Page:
This week the FAA held “Episode III” of its Unmanned Aircraft Systems (UAS or “drones”) Symposium, which connects stakeholders from government and the private sector to discuss the rules and concepts behind drone operations and safe integration into the national airspace. At the event, FAA Administrator Steve Dickson lauded the FAA’s activities over the last several months to expand commercial UAS operations – including finalizing the operations over people and operations at night rules and the remote identification rule – and announced that the FAA is forming a new Aviation Rulemaking Committee (ARC) to help the agency develop a regulatory path for routine Beyond Visual Line of Sight (BVLOS) operations.

UAS flights beyond visual line of sight are currently prohibited under the FAA’s Part 107 rules for operations of small UAS. Today, the small UAS pilot must be able to see the UAS throughout the entire flight with vision that is unaided apart from corrective lenses. Although some companies have secured FAA waivers to conduct BVLOS operations, obtaining this authority has been a difficult and time-consuming process. The UAS industry has long been clamoring for permission to routinely fly drones BVLOS, as extended range flights will enable advanced use cases such as drone delivery, precision agriculture, and surveillance and inspection in remote and dangerous areas. Enabling BVLOS is a foundational element of unleashing the full benefits of UAS.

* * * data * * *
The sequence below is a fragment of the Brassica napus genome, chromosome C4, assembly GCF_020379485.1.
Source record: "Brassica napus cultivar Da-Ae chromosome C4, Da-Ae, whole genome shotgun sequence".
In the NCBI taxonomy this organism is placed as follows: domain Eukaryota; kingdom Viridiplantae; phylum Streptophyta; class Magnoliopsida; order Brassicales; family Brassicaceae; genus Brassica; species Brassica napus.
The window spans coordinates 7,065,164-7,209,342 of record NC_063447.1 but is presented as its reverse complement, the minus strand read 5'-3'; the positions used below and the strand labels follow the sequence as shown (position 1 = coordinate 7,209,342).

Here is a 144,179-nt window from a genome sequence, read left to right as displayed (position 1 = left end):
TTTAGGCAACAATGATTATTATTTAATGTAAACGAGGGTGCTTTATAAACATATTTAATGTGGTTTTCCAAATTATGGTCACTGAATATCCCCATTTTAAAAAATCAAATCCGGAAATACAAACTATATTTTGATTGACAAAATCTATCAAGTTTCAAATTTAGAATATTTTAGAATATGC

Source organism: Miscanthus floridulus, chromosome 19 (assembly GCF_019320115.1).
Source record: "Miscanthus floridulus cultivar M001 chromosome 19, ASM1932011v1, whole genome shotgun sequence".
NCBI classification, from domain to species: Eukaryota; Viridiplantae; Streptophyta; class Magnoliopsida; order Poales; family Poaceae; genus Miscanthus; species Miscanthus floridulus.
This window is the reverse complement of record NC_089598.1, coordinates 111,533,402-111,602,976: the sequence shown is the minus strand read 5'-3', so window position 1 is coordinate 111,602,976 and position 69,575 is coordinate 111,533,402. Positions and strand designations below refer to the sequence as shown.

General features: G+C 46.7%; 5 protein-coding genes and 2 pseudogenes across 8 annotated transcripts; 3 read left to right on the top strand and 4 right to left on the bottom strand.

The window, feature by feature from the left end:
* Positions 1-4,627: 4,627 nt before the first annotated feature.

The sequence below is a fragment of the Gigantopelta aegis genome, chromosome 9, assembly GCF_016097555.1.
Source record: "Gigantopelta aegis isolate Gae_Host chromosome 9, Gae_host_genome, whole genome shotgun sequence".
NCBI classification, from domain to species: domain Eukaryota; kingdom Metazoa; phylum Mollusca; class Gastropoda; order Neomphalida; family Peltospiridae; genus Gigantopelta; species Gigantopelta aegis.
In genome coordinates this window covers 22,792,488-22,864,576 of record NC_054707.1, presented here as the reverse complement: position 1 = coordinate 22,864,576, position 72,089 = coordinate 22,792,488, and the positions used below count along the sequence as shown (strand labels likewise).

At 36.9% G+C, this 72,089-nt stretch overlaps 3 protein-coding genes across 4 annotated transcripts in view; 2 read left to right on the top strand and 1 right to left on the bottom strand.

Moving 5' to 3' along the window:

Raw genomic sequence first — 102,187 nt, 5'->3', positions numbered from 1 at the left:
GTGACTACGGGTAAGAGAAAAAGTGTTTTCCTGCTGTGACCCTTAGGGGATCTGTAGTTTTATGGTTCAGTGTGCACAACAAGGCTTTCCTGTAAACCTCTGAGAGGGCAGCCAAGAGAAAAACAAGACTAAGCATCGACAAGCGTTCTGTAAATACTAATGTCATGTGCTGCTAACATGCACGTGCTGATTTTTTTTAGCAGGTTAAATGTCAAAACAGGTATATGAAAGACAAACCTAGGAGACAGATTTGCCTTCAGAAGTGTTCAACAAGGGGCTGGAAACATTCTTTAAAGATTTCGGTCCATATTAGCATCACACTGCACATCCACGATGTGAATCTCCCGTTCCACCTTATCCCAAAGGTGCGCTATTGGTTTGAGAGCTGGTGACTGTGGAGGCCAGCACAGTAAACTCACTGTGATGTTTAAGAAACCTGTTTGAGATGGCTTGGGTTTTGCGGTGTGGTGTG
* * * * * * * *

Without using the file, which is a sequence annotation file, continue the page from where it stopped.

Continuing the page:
The ARC will consider the safety, security and environmental needs, as well as societal benefits, of BVLOS operations. Within six months, the committee will submit recommendations to the FAA for performance-based regulatory requirements “to normalize safe, scalable, economically viable, and environmentally advantageous UAS BVLOS operations.” The FAA will set up a committee of members representing a diverse set of aviation and UAS stakeholders to join the ARC. The FAA has released a proposed membership list for the ARC.

The formation of the BVLOS ARC is a vital first step toward enabling routine BVLOS operations, which will pave the way for exciting and advanced drone services. Our team of UAS professionals will continue to monitor FAA activity and expects more to come on advanced drone operations. Happy flying!

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